Where were the cameras?

Like I said the other day: Canadians shouldn’t get too smug and self-righteous about police brutality in the United States, because it is very much a problem here. Maybe not to the same degree, but definitely a problem.

And now we have this controversy brewing in Toronto:

Questions are swirling about exactly what happened to a woman who apparently fell to her death from an apartment balcony in Toronto’s High Park neighbourhood on Wednesday.

What began as a 911 call for help for Regis Korchinski-Paquet ended in her death, her family told reporters at a news conference on Thursday.


The family’s news conference comes after video of Korchinski-Paquet’s mother and cousin emerged on social media alleging police pushed her from the balcony. 

“The police killed my daughter,” Korchinski-Beals said in one video. 

Ontario’s police watchdog, the Special Investigations Unit, said in a news release Wednesday night that while officers were inside the apartment unit, they “observed a woman on the balcony.”

“A short time later, the woman fell from the balcony to the ground below. She was pronounced dead at the scene.”

In a second release Thursday, the SIU said it is “aware of allegations made by certain family members of the deceased” and is looking to speak with anyone with information. An autopsy was scheduled for Thursday afternoon.


…Toronto’s police chief is urging any witnesses to contact the SIU.

“We know this incident has caused a great deal of concern, and our thoughts are with the family and the community,” Saunders said in a statement. “Let me be very clear that we want the facts as much as anyone.”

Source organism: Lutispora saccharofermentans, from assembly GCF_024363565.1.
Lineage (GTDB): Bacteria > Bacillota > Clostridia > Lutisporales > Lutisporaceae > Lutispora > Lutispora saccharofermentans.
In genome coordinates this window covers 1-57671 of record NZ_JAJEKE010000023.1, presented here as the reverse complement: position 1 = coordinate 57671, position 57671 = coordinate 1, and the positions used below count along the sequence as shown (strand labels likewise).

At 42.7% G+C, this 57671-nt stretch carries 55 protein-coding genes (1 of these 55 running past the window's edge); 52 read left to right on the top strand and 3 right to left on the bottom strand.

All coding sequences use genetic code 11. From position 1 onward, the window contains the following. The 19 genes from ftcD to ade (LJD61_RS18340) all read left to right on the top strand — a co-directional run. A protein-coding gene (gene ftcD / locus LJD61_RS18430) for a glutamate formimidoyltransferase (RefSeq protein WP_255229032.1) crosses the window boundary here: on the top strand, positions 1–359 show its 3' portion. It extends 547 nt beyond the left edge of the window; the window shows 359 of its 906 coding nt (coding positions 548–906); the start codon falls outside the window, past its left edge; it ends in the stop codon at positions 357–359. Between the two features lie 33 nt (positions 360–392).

Saunders said the force is co-operating with the SIU but is not “legally permitted to discuss the incident at this time.”

At a news conference Thursday, he suggested no body cameras were in use at the time, saying, “This might be a textbook case in which body cameras should be provided.” [emphasis added]

This case is more ambiguous than what happened in Minneapolis precisely because there’s no video. And the question is, why not? Aside from undercover operations where officers’ identities could be revealed, why aren’t they always wearing them?

Body cameras would document police misconduct, and that’s precisely why officers should want to wear them. It’s like Mike Pence’s rule about not being alone with women to whom he isn’t married, so he’s not accused of anything improper.

We’ve entrusted police officers with power and authority unavailable to civilians. It would be nice if we could trust them with it, no questions asked – and it is very heartening to see several officers from the US and Canada speaking out on social media – but for our own safety we need video footage. And so do they, for their own safety and for the sake of their reputation.

One thought on “Where were the cameras?

  1. M says:

    Body cams should be mandatory. When they are not worn or turned on during an incident, that should have serious disciplinary consequences. They’re available, it’s logical and sensible, plus it protects officers if they are conducting themselves properly. So, why not?

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